Additionally, an FDA “recall” is not exactly what most people would think of a “recall.” By law, the Food and Drug Administration cannot unilaterally recall products, no matter how dangerous they are. In a few cases, FDA bureaucrats can limit marketing activities or unilaterally take another action that is not particularly effective. But in most cases, the FDA can only publicly pressure companies to voluntarily recall their own products.

Even then, a product recall is usually a sales modification. The company adds a warning to a dangerous product and keeps selling it. Warning labels, especially in defective hip implant cases, create several legal issues. More on that below.

Exactech Hip Implant Issues

Metal-on-metal hip implants have a long and unsafe history. Most of these defective hip implants have design or manufacturing defects. However, Exactech’s defective implants have packaging issues. Therefore, the product is defective before a doctor even implants it.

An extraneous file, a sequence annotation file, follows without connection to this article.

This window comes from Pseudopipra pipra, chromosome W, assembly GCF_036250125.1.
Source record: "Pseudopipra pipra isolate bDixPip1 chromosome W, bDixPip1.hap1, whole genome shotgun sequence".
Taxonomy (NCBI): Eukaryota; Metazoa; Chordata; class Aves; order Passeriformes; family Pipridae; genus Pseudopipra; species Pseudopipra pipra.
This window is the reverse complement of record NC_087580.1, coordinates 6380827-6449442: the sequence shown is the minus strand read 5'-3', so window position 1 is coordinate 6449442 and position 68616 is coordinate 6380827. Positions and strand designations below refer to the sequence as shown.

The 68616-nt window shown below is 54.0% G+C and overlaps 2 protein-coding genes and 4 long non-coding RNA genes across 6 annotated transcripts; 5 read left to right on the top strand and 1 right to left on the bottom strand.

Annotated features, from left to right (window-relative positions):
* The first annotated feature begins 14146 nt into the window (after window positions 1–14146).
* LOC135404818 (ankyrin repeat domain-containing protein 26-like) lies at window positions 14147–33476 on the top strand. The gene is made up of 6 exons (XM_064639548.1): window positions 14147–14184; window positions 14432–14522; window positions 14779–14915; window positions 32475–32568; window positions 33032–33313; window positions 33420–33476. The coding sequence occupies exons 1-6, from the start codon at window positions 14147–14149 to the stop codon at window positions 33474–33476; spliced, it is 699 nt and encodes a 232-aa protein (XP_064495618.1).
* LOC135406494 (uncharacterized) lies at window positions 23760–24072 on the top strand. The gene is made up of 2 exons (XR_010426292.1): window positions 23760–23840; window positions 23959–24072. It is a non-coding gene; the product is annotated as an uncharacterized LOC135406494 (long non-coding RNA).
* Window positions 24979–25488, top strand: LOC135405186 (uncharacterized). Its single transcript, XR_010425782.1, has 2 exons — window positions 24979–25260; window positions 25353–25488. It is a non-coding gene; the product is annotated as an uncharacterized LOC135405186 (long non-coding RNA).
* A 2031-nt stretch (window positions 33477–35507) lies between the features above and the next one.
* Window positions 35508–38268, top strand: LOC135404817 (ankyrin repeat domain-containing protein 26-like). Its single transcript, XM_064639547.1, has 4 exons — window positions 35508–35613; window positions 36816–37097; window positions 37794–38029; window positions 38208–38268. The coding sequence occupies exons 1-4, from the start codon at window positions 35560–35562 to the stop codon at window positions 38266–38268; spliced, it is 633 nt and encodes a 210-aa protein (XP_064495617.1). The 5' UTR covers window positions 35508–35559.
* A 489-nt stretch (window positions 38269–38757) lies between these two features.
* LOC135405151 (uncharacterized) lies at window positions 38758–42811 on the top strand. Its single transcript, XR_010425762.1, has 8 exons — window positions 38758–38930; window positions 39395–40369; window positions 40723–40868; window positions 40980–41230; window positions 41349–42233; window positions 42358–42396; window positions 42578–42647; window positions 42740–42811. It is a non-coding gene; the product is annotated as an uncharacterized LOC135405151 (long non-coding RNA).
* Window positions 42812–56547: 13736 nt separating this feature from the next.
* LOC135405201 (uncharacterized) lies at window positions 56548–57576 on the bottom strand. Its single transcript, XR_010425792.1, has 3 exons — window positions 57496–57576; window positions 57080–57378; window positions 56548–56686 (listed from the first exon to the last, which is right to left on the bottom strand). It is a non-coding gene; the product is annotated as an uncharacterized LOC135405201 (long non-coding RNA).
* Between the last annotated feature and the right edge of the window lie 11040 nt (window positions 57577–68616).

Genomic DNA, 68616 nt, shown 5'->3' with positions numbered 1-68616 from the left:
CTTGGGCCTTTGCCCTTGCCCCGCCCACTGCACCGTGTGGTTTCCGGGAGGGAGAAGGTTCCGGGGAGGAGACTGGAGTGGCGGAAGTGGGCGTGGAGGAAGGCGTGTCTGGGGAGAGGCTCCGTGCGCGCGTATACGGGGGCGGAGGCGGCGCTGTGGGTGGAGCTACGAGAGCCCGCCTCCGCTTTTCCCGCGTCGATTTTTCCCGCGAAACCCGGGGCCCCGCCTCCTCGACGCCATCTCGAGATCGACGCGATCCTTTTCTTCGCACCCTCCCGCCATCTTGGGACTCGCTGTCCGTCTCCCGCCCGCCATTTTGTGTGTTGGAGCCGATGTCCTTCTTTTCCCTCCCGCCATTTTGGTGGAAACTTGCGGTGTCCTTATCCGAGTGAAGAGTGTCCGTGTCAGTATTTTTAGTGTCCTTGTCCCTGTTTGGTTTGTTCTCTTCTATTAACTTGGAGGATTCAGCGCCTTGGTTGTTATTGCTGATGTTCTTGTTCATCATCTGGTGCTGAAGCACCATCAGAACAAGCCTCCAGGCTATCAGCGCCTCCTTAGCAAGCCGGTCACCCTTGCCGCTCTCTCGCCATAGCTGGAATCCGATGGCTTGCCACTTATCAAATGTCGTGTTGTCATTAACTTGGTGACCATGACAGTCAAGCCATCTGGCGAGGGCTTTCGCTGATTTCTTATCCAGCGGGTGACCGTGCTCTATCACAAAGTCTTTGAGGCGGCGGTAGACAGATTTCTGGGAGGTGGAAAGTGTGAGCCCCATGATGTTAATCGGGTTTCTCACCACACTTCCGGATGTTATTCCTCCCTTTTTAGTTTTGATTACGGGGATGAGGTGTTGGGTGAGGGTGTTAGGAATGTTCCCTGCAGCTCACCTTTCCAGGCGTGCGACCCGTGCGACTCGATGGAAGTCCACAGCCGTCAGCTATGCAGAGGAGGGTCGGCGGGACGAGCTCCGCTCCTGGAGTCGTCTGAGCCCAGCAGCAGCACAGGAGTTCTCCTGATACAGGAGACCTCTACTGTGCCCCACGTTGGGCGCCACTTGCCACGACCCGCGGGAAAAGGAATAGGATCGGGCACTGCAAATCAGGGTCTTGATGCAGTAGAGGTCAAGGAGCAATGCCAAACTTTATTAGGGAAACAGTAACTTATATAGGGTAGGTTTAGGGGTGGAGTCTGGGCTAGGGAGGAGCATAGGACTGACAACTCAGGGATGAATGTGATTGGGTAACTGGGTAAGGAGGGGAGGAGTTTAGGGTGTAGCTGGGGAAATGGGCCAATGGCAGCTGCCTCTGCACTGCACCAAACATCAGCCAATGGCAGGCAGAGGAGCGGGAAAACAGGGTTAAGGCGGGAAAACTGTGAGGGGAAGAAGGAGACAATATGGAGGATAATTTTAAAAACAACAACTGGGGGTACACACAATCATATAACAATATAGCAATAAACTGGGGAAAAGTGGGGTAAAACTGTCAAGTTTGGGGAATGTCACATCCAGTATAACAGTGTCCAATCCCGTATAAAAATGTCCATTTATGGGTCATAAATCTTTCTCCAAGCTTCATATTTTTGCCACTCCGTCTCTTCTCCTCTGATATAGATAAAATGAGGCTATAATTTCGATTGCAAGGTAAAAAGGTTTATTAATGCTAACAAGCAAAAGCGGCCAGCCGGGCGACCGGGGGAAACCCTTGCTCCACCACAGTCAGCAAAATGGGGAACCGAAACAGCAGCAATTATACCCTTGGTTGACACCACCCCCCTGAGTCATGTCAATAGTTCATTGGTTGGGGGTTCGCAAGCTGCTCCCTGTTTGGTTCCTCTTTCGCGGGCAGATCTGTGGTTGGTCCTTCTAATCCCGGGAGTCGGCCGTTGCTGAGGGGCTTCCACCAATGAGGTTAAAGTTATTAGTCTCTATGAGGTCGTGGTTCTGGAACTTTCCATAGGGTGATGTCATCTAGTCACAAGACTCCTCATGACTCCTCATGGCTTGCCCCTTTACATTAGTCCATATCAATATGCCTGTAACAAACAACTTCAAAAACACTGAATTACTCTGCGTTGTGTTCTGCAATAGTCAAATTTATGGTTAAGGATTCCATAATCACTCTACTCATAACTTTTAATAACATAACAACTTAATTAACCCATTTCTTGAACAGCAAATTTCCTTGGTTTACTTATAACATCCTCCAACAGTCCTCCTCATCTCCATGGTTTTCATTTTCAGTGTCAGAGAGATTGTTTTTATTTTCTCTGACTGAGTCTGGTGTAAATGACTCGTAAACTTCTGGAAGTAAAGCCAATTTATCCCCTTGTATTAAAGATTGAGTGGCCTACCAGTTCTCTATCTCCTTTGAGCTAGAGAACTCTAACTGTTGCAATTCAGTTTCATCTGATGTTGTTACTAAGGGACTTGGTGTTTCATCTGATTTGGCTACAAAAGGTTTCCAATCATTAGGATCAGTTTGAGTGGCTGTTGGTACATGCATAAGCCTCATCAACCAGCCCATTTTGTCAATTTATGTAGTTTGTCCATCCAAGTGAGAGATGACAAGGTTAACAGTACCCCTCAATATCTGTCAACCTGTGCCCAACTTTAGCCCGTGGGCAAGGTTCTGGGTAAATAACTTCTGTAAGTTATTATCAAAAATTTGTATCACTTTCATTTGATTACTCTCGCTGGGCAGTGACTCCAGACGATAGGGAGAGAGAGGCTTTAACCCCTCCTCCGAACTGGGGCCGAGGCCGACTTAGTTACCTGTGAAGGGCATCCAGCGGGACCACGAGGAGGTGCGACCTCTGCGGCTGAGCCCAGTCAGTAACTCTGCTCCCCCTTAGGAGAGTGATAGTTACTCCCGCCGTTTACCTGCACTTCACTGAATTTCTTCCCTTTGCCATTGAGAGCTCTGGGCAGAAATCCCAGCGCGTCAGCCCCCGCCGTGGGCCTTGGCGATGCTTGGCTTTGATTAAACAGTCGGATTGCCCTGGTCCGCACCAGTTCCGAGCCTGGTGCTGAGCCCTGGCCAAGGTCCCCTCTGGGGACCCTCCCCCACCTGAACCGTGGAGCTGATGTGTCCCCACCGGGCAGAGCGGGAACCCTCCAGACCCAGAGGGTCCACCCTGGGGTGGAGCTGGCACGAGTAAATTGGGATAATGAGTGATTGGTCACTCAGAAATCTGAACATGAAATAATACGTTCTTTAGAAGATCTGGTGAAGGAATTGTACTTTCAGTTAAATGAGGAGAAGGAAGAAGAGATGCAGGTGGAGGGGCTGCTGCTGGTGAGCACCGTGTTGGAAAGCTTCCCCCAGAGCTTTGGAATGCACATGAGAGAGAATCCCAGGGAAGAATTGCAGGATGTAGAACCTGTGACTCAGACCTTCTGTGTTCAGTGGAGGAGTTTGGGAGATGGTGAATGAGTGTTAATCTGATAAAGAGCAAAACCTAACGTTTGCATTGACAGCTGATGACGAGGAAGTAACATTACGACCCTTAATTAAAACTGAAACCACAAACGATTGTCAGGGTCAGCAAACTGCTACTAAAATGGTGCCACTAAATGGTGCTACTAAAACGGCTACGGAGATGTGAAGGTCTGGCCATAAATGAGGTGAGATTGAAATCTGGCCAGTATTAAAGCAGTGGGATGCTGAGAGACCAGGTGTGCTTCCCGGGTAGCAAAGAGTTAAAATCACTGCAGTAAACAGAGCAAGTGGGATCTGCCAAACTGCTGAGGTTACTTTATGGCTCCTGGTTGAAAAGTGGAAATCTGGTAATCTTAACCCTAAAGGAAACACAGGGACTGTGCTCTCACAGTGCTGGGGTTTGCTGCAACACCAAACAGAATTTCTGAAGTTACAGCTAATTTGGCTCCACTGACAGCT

Once upon a time, hip implant durability was not an issue. Most hip implant recipients were semi-retired people who were not physically active. Then, in the late 1990s into the early 2000s, people in their fifties and even forties started getting replacements. To cash in on this uptick, manufacturers began taking shortcuts.

But we are getting a little ahead of ourselves. Some metal-on-metal hip implants were defective before they reached consumers. The hip is basically a cup-and-socket joint. When the all-metal parts grind together, the friction releases tiny metal fragments into the body and causes metallosis (metal poisoning). 

Most manufacturers addressed this design defect by replacing some of the metal parts with ceramic parts. But the design defect was only part of the problem.